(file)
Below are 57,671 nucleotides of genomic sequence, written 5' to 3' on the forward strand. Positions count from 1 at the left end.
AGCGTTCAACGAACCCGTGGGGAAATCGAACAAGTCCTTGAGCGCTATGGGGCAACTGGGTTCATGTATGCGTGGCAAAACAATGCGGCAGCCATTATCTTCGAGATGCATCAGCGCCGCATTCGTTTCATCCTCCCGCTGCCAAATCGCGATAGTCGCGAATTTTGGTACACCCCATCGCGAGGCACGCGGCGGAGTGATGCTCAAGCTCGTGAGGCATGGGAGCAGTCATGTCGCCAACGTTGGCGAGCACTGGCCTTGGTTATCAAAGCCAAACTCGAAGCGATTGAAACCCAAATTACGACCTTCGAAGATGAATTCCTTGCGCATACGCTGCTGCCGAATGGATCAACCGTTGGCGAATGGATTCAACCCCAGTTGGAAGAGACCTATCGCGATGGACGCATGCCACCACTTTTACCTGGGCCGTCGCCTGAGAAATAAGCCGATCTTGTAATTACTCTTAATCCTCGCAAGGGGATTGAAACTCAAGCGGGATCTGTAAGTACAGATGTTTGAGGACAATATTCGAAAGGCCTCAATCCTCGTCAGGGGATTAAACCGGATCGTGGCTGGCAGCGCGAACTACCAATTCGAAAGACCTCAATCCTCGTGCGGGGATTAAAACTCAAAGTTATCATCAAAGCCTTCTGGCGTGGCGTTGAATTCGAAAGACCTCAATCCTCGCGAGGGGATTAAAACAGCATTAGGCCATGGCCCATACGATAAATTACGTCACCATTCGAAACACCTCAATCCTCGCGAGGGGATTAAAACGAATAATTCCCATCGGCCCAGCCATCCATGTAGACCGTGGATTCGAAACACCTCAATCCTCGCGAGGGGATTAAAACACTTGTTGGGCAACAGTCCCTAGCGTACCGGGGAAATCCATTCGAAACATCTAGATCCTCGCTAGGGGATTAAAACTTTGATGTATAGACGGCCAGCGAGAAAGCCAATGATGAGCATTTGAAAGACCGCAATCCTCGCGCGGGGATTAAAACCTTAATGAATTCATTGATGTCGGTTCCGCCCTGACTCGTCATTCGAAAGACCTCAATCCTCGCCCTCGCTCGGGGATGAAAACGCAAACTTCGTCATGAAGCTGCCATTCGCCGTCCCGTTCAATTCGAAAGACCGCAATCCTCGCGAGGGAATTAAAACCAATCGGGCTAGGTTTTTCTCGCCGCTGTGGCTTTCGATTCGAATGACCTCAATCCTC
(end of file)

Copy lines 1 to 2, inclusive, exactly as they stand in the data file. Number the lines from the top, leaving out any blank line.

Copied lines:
Below are 57,671 nucleotides of genomic sequence, written 5' to 3' on the forward strand. Positions count from 1 at the left end.
AGCGTTCAACGAACCCGTGGGGAAATCGAACAAGTCCTTGAGCGCTATGGGGCAACTGGGTTCATGTATGCGTGGCAAAACAATGCGGCAGCCATTATCTTCGAGATGCATCAGCGCCGCATTCGTTTCATCCTCCCGCTGCCAAATCGCGATAGTCGCGAATTTTGGTACACCCCATCGCGAGGCACGCGGCGGAGTGATGCTCAAGCTCGTGAGGCATGGGAGCAGTCATGTCGCCAACGTTGGCGAGCACTGGCCTTGGTTATCAAAGCCAAACTCGAAGCGATTGAAACCCAAATTACGACCTTCGAAGATGAATTCCTTGCGCATACGCTGCTGCCGAATGGATCAACCGTTGGCGAATGGATTCAACCCCAGTTGGAAGAGACCTATCGCGATGGACGCATGCCACCACTTTTACCTGGGCCGTCGCCTGAGAAATAAGCCGATCTTGTAATTACTCTTAATCCTCGCAAGGGGATTGAAACTCAAGCGGGATCTGTAAGTACAGATGTTTGAGGACAATATTCGAAAGGCCTCAATCCTCGTCAGGGGATTAAACCGGATCGTGGCTGGCAGCGCGAACTACCAATTCGAAAGACCTCAATCCTCGTGCGGGGATTAAAACTCAAAGTTATCATCAAAGCCTTCTGGCGTGGCGTTGAATTCGAAAGACCTCAATCCTCGCGAGGGGATTAAAACAGCATTAGGCCATGGCCCATACGATAAATTACGTCACCATTCGAAACACCTCAATCCTCGCGAGGGGATTAAAACGAATAATTCCCATCGGCCCAGCCATCCATGTAGACCGTGGATTCGAAACACCTCAATCCTCGCGAGGGGATTAAAACACTTGTTGGGCAACAGTCCCTAGCGTACCGGGGAAATCCATTCGAAACATCTAGATCCTCGCTAGGGGATTAAAACTTTGATGTATAGACGGCCAGCGAGAAAGCCAATGATGAGCATTTGAAAGACCGCAATCCTCGCGCGGGGATTAAAACCTTAATGAATTCATTGATGTCGGTTCCGCCCTGACTCGTCATTCGAAAGACCTCAATCCTCGCCCTCGCTCGGGGATGAAAACGCAAACTTCGTCATGAAGCTGCCATTCGCCGTCCCGTTCAATTCGAAAGACCGCAATCCTCGCGAGGGAATTAAAACCAATCGGGCTAGGTTTTTCTCGCCGCTGTGGCTTTCGATTCGAATGACCTCAATCCTC